Cold showers: Why it is sometimes difficult for me even after almost two years

Cold showers: personal conclusion after almost two years
CC0 Public Domain / Pexels – Karolina Kaboompics

Strengthening the immune system and saving energy at the same time – these are two reasons why people take cold showers. But does a cold shower really have so many advantages? Our author has been testing herself for almost two years – and still doesn’t know for sure whether she is a fan of cold showers.

I want to catch fewer colds and strengthen my immune system. That was my goal in autumn 2022. What did I do to achieve this? I took cold showers to toughen up my body – that was the theory.

But I also wanted to save energy by taking cold showers. Because instead of being inventive in times of energy crisis and buying a tea light heater or being misled by another energy saving myth, I wanted to start where I could really save money. But does using cold water for showering actually have great potential for saving money? And what health benefits does it have?

Before I started the experiment, I asked a family doctor. What the health expert recommended, the difficulties I had with cold showers and what I discovered about myself in the process are summarised in this article.

Cold showers: Can they be healthy?

Cold showers have had loyal fans for many years who swear by the health benefits of the cold shock under the shower. Studies have shown that cold showers are not only healthy, but are even said to help you lose weight and release happiness hormones.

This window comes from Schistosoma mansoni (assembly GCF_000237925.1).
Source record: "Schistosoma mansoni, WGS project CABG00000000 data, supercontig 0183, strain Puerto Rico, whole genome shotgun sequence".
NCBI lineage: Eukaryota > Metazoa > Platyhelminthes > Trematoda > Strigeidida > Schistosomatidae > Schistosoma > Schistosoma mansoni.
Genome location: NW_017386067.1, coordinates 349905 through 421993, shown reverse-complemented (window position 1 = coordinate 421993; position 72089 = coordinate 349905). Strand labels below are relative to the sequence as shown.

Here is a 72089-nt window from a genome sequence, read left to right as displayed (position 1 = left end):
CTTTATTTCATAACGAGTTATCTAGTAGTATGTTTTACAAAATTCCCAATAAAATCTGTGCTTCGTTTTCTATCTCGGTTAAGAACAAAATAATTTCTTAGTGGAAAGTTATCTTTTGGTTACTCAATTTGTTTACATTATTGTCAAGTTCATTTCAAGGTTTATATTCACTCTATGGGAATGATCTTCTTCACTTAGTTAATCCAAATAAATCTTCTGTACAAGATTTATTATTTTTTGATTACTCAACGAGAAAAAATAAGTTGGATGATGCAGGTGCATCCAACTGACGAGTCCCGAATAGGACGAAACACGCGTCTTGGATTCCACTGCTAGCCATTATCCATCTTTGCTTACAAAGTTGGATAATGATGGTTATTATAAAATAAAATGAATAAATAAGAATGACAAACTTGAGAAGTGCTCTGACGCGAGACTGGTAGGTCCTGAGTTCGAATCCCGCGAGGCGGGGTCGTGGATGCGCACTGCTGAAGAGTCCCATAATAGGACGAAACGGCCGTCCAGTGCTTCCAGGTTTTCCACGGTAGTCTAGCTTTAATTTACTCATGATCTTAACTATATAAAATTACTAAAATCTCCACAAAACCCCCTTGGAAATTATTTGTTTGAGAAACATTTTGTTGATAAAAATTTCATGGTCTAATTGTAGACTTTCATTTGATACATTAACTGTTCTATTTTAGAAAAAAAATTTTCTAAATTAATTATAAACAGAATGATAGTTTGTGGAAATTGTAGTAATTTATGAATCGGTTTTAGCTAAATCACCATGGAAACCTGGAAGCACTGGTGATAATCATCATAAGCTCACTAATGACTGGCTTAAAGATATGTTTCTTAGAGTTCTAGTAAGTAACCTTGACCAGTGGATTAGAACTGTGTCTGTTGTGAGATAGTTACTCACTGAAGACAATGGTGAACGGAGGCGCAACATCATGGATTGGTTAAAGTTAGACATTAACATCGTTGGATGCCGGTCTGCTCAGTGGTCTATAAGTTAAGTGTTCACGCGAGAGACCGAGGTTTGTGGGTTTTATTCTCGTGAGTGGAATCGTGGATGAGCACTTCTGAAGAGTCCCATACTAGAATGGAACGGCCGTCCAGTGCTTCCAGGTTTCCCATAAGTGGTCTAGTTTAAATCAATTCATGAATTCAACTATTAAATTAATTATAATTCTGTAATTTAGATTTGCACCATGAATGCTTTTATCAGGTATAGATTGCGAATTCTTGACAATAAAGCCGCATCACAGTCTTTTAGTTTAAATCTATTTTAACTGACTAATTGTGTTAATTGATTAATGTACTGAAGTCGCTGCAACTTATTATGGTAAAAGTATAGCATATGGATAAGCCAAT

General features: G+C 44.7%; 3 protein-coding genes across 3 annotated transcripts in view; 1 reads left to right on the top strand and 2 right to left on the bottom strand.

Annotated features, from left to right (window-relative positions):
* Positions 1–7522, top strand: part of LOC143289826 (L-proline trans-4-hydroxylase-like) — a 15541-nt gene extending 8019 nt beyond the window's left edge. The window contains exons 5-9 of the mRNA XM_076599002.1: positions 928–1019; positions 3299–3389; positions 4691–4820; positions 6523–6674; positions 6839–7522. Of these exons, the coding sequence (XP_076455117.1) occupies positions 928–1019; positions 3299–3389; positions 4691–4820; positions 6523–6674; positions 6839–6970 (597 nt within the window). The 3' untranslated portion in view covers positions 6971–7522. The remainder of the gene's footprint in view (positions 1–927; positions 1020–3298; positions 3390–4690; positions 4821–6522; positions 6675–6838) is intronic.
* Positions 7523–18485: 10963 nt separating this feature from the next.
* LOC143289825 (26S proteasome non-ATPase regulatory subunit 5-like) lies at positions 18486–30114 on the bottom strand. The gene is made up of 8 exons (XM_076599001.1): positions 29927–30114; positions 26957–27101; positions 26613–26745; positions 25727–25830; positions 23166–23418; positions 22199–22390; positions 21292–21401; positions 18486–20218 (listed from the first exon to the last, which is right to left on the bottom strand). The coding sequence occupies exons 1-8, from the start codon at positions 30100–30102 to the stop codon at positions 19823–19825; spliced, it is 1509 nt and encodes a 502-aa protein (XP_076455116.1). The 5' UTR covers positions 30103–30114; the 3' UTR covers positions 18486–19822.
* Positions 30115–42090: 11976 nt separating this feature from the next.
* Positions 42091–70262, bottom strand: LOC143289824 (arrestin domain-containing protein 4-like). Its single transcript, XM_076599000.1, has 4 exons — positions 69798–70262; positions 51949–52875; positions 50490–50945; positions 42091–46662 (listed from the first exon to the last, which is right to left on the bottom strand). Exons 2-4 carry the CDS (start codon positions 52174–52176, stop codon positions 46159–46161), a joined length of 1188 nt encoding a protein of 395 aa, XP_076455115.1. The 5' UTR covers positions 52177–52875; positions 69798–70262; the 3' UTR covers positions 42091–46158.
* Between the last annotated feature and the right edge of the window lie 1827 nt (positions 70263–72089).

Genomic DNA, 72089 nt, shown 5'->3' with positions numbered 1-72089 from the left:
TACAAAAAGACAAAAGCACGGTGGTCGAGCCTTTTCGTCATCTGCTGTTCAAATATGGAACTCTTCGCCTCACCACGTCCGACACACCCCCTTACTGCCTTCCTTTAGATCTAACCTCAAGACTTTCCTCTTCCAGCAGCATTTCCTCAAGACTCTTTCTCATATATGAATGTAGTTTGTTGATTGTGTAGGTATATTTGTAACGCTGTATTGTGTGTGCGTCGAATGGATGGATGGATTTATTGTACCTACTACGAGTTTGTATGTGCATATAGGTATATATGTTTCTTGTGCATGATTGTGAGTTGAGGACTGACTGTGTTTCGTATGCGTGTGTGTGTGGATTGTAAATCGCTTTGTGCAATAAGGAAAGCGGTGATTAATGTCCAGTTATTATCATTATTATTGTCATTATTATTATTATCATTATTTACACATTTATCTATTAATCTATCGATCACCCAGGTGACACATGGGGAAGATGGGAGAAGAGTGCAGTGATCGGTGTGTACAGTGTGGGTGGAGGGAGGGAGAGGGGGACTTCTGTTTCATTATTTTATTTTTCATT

As this sounds almost too good to be true, I asked Dr. Jakob Berger, a family doctor and district chairman of the Bavarian Association of Family Doctors. During the conversation, the expert confirmed that a cold shower stimulates the circulation, immune system and blood flow. In addition, cold water improves blood flow to the mucous membranes, which leads to stronger immune systems.

Cold water also has advantages for skin and hair: it is gentler, whereas hot water can remove too much fat from the skin. “When you take a cold shower, the blood vessels first contract and then expand. This leads to better skin tone,” adds Dr. Berger.

In this case you should not take a cold shower

However, cold showers are only recommended to a limited extent for severe colds. If the body is already weakened, the cold shock can put too much strain on it. In winter, you should also never go outside or to bed with wet hair; dry it thoroughly first.

Dr. Berger explains to Utopia that, even if you have a cold, there is nothing wrong with taking a cold shower. However, if you are already freezing before you shower, you should turn the water up to a warmer setting and not subject yourself to unnecessary pain.

Not only health benefits: A cold shower saves energy

Turning the water to cold when showering not only has health benefits, it also saves you a lot of energy. Heating water is energy-intensive – and when energy costs are high, it can be expensive.

Around twelve to fifteen litres of water run through a conventional shower head every minute. This means that even a short five-minute shower requires more than 60 litres of water to be heated. The potential for savings is correspondingly large.

Cold shower self-test: This is how I started

Better blood circulation and lower energy consumption – for me that meant I had to try out cold showers myself. The following points benefited me:

  • I’ve never been one to take long showers and enjoy standing under the warm water for long periods of time, so I didn’t really miss it.
  • I generally prefer saving to comfort or luxury. My motivation was therefore high.
  • In the summer I always like to take lukewarm or cold showers and use them to refresh myself on hot days. So I’m already familiar with the concept of the cold shower.